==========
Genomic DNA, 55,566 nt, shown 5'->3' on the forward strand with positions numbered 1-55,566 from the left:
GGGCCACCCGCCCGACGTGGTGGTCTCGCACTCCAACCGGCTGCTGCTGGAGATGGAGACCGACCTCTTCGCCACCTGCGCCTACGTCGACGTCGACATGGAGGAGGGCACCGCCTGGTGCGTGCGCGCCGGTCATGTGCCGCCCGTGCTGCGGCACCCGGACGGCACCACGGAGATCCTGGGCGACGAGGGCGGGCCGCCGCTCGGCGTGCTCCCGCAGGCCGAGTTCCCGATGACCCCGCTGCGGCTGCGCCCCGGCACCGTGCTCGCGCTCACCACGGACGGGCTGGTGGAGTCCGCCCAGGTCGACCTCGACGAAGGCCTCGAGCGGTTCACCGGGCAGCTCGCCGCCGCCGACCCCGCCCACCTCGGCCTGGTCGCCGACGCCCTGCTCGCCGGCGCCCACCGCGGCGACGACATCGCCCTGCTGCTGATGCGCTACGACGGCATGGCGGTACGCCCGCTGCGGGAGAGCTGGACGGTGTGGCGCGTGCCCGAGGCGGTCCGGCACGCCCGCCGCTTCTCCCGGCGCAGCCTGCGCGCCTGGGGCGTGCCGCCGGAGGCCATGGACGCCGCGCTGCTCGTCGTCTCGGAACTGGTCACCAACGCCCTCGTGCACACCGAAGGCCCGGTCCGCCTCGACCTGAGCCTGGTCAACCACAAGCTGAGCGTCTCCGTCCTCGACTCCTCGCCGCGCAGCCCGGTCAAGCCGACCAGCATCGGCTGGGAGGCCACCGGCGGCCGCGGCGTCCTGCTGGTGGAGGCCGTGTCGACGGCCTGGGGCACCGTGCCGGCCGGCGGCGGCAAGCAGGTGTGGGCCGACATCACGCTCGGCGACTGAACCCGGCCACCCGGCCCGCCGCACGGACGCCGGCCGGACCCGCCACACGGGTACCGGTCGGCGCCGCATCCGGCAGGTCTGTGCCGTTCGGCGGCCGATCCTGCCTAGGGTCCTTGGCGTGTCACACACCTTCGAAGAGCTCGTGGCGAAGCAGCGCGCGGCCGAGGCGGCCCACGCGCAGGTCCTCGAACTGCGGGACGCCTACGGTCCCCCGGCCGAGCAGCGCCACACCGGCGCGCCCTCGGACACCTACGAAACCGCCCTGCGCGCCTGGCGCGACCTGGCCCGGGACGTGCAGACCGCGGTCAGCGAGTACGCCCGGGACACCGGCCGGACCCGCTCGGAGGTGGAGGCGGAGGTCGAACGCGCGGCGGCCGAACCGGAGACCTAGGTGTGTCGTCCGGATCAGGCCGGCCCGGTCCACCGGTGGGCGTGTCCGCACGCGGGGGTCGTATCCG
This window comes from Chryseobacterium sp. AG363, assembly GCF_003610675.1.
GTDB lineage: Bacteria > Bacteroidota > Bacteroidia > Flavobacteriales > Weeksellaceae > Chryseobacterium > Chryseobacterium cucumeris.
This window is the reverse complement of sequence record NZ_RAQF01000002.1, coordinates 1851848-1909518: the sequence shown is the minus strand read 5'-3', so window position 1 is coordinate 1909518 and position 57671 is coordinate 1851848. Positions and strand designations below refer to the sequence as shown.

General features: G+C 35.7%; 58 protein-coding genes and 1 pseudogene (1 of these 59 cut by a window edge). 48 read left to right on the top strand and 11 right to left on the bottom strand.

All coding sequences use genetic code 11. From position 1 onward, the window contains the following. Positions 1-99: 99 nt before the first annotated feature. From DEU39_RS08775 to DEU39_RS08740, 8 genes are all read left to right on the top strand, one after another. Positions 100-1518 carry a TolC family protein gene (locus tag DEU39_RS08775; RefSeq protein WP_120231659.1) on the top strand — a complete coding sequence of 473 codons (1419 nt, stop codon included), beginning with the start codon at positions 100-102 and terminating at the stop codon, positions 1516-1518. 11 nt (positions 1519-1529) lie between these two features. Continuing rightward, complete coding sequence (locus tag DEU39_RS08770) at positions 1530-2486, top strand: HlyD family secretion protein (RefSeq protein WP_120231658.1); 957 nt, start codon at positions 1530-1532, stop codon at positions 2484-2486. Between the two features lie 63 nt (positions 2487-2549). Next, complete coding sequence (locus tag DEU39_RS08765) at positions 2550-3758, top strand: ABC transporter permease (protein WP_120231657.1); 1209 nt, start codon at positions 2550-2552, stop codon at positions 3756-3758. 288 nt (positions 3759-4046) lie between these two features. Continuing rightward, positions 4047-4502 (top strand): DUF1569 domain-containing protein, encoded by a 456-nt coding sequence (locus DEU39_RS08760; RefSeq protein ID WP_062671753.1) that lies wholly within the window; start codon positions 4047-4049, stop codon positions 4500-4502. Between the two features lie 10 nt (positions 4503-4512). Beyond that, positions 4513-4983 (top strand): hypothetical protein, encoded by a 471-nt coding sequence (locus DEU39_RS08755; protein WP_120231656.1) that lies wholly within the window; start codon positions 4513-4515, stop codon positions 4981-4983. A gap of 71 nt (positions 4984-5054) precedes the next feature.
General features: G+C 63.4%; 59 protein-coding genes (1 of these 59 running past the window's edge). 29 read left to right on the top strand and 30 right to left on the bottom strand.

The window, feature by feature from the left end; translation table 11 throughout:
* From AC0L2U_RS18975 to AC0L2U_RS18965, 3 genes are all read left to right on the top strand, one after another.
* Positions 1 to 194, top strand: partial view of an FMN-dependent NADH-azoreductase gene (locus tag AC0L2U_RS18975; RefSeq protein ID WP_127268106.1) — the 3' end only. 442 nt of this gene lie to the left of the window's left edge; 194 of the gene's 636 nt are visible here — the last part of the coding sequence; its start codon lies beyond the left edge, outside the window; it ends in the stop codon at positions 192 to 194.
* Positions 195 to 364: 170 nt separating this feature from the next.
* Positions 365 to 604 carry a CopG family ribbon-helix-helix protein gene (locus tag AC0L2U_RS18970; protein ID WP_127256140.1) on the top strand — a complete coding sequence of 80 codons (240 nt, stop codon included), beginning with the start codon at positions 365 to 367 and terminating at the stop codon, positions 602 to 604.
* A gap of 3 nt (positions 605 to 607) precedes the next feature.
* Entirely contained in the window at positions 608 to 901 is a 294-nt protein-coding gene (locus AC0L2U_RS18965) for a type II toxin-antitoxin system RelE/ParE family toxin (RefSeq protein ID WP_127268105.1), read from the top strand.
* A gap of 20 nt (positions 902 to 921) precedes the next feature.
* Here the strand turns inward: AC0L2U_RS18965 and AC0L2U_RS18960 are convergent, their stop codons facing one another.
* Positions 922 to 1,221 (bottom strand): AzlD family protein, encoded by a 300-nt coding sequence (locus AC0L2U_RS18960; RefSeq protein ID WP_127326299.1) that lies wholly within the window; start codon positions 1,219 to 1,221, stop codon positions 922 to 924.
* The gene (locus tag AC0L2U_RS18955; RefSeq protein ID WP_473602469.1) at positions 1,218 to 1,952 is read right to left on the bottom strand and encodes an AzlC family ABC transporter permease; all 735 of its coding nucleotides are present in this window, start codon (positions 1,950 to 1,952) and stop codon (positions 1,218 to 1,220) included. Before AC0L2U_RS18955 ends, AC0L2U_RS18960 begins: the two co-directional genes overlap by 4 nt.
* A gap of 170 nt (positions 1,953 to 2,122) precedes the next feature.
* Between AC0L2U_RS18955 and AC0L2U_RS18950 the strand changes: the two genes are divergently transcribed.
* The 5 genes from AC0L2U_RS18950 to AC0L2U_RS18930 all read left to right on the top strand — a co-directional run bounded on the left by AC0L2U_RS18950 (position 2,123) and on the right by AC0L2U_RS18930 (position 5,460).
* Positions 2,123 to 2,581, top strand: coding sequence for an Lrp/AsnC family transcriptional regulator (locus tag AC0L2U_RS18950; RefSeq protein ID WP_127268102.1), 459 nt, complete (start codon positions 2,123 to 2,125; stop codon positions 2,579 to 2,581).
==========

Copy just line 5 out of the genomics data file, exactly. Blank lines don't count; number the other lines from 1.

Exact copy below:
This window is the reverse complement of sequence record NZ_RAQF01000002.1, coordinates 1851848-1909518: the sequence shown is the minus strand read 5'-3', so window position 1 is coordinate 1909518 and position 57671 is coordinate 1851848. Positions and strand designations below refer to the sequence as shown.